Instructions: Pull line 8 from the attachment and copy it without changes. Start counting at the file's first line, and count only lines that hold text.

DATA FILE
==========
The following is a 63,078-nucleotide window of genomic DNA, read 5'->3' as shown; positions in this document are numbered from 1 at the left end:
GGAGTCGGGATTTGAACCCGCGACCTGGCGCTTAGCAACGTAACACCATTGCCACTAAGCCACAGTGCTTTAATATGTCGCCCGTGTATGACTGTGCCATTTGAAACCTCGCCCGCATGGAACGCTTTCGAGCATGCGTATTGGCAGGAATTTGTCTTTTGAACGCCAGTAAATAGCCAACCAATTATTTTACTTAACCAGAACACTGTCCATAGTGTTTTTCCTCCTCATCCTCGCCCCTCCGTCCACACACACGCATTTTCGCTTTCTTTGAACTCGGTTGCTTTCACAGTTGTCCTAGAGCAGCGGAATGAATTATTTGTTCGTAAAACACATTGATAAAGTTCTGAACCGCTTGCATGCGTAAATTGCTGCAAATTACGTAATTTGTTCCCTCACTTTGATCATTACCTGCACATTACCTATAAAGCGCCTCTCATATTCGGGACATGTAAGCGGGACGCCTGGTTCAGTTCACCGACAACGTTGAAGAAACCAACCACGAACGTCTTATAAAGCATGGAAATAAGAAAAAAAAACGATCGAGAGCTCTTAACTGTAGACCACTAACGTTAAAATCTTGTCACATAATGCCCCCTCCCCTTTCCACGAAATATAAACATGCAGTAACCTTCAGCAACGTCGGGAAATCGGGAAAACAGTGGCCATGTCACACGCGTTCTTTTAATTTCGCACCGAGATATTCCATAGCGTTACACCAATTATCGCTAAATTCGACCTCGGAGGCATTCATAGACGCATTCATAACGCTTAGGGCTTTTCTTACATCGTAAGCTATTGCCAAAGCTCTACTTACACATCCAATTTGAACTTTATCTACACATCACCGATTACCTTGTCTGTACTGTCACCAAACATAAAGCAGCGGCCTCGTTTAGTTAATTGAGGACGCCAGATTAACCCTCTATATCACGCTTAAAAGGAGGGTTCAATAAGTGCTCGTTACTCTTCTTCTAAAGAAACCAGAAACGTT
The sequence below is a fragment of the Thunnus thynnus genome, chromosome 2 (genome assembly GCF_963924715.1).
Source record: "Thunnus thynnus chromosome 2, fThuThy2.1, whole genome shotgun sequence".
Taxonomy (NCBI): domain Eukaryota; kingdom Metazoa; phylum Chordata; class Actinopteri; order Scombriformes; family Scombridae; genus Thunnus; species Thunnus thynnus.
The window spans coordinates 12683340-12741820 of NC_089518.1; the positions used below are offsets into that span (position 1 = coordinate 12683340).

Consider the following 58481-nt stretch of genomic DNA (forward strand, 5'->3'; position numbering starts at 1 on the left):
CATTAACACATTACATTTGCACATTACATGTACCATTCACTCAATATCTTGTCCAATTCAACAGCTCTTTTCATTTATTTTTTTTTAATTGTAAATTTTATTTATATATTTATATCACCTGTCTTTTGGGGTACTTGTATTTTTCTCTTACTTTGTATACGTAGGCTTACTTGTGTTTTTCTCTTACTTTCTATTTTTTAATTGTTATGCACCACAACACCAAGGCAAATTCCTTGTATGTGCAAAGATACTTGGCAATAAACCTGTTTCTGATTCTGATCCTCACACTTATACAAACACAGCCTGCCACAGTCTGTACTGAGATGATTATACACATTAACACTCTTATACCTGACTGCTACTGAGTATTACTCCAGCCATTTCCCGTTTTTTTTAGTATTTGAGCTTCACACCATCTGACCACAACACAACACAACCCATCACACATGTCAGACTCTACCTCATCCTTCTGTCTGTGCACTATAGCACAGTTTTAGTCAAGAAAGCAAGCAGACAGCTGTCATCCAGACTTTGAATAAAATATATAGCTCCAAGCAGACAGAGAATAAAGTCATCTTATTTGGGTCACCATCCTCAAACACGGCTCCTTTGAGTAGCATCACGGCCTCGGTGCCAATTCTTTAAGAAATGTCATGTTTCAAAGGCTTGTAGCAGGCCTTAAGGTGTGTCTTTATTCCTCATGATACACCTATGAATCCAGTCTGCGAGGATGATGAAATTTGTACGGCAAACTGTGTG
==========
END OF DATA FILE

CATTAACACATTACATTTGCACATTACATGTACCATTCACTCAATATCTTGTCCAATTCAACAGCTCTTTTCATTTATTTTTTTTTAATTGTAAATTTTATTTATATATTTATATCACCTGTCTTTTGGGGTACTTGTATTTTTCTCTTACTTTGTATACGTAGGCTTACTTGTGTTTTTCTCTTACTTTCTATTTTTTAATTGTTATGCACCACAACACCAAGGCAAATTCCTTGTATGTGCAAAGATACTTGGCAATAAACCTGTTTCTGATTCTGATCCTCACACTTATACAAACACAGCCTGCCACAGTCTGTACTGAGATGATTATACACATTAACACTCTTATACCTGACTGCTACTGAGTATTACTCCAGCCATTTCCCGTTTTTTTTAGTATTTGAGCTTCACACCATCTGACCACAACACAACACAACCCATCACACATGTCAGACTCTACCTCATCCTTCTGTCTGTGCACTATAGCACAGTTTTAGTCAAGAAAGCAAGCAGACAGCTGTCATCCAGACTTTGAATAAAATATATAGCTCCAAGCAGACAGAGAATAAAGTCATCTTATTTGGGTCACCATCCTCAAACACGGCTCCTTTGAGTAGCATCACGGCCTCGGTGCCAATTCTTTAAGAAATGTCATGTTTCAAAGGCTTGTAGCAGGCCTTAAGGTGTGTCTTTATTCCTCATGATACACCTATGAATCCAGTCTGCGAGGATGATGAAATTTGTACGGCAAACTGTGTG